But one thing is clear: Ellis is better now than he’s ever been. His latest album, the boldly eponymous Robert Ellis, is a clear indication of a young musician coming fully into his own, finding a solid sense of identity and basking within it, allowing for all the discordant parts of himself to float and settle. The self-produced record is number four for Ellis, one that critics have called “his finest work to date.” With the help of his trusty lead guitarist, Kelly Doyle, who has been recording with Ellis since 2011’s breakout LP Photographs, and a variety of other musical collaborators, the album incorporates Ellis’s signature country-folk sound with a wide variety of instrumental experimentation, from MIDI keyboards and ambient noise to synths and string sections.
“The coldest winter I ever spent was a summer in San Francisco.”
Mark Twain might not have said it, but that doesn’t make it any less true. Here’s a playlist for those cold summer days featuring a few artists that will be playing Slim's & GAMH soon (and a few that aren't, but are still worth hearing).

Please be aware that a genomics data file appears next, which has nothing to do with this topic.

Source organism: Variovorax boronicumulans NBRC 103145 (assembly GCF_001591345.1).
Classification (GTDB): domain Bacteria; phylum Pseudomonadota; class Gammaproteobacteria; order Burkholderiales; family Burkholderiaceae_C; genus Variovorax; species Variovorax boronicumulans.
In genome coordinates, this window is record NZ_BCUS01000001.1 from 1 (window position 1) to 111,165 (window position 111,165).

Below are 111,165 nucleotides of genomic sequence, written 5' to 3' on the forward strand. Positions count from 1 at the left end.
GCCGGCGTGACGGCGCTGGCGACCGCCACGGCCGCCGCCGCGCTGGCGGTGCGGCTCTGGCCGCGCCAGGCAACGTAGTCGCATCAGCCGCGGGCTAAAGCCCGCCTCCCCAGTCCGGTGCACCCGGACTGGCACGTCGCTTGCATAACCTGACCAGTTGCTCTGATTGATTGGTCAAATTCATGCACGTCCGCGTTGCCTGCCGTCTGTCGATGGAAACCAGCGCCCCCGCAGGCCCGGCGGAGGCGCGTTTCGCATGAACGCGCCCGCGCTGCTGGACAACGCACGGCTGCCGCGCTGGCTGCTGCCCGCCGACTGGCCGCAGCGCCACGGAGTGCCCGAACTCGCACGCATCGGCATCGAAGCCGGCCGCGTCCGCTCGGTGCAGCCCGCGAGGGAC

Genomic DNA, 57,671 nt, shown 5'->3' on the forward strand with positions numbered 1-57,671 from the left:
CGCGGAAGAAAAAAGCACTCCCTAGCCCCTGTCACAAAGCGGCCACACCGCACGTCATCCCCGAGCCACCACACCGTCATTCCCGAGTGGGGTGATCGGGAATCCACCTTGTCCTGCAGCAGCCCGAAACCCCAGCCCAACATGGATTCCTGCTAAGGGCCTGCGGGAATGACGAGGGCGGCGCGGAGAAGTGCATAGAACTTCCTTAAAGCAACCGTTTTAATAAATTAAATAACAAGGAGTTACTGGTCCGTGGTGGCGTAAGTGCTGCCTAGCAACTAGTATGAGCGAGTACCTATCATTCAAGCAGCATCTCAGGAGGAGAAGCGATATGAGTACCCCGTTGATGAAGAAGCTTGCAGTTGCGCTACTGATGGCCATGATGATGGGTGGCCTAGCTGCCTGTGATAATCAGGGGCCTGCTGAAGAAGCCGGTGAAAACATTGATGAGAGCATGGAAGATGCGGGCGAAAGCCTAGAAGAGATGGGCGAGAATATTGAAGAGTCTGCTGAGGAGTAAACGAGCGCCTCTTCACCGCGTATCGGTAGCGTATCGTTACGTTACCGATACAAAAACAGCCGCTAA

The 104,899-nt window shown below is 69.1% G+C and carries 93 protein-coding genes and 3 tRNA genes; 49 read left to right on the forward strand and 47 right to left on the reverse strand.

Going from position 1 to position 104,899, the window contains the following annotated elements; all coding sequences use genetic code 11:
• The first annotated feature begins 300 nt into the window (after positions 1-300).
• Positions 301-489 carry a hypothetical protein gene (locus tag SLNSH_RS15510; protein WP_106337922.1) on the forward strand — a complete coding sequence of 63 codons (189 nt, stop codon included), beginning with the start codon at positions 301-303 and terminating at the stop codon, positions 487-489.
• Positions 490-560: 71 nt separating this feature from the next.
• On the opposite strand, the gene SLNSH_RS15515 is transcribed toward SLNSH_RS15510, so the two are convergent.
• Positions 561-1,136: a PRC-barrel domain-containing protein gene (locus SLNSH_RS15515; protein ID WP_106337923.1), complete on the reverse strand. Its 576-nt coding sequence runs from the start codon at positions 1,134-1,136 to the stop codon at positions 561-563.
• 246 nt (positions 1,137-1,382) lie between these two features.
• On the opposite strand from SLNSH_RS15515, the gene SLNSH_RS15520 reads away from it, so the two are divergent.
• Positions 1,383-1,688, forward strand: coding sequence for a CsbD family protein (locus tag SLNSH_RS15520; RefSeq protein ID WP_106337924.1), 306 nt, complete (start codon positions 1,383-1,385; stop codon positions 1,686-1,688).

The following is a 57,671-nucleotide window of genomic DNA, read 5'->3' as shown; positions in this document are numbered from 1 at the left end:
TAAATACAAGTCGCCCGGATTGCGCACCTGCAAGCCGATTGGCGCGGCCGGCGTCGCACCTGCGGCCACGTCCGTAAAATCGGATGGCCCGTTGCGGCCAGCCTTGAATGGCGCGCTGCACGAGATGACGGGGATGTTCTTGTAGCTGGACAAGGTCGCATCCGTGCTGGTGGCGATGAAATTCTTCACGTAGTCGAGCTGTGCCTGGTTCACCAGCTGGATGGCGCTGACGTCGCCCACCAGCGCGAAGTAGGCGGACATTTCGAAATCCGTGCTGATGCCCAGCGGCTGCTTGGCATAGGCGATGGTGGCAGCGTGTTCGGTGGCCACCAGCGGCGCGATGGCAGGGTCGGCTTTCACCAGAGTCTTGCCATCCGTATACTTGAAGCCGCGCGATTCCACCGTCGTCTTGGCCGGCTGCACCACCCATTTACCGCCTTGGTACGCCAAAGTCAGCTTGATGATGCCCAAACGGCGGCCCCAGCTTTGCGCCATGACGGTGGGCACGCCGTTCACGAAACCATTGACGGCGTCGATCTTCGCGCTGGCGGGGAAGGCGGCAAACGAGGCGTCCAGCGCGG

Interested in these artists? Browse their shows here - #coldsummer.
And now for something completely different! Get ready, San Francisco, for an evening of immersive audio-visual entertainment with internationally acclaimed electro-acoustic music ensemble Stellamara, belly dancer extraordinaire Zoe Jakes, and avant-pop mastermind SORNE. All on their way to perform at this year’s Lighting in a Bottle festival at the end of May, these three one-of-a-kind acts will team up at the Great American Music Hall on May 22nd for a performance guaranteed to stimulate all the senses.
After over a decade of recording and performing an elegant blend of folk and classical music borrowing from a diverse range of traditions, Stellamara stands at the forefront of modern world music. Led by vocalist, composer, producer, and percussionist Sonja Drakulich, the group seamlessly blends the modern with the medieval. Drakulich’s haunting vocals evoke mist rising over the verdant plains of Westeros, bolstered by a profusion of rare instrumentals from bandmates Gari Hegedus, Evan Fraser, Sean Tergis, and Dan Cantrell. From the mandocello to the jaw harp to the n’goni to the oud, Stellamara’s musical artillery is one of the most impressive you’ll see on a single stage.
Born of Serbian and Hungarian heritage and raised in Los Angeles, the ethereal Drakulich found her passion early in life when she began studying classic Eastern European and Balkan singing as a child.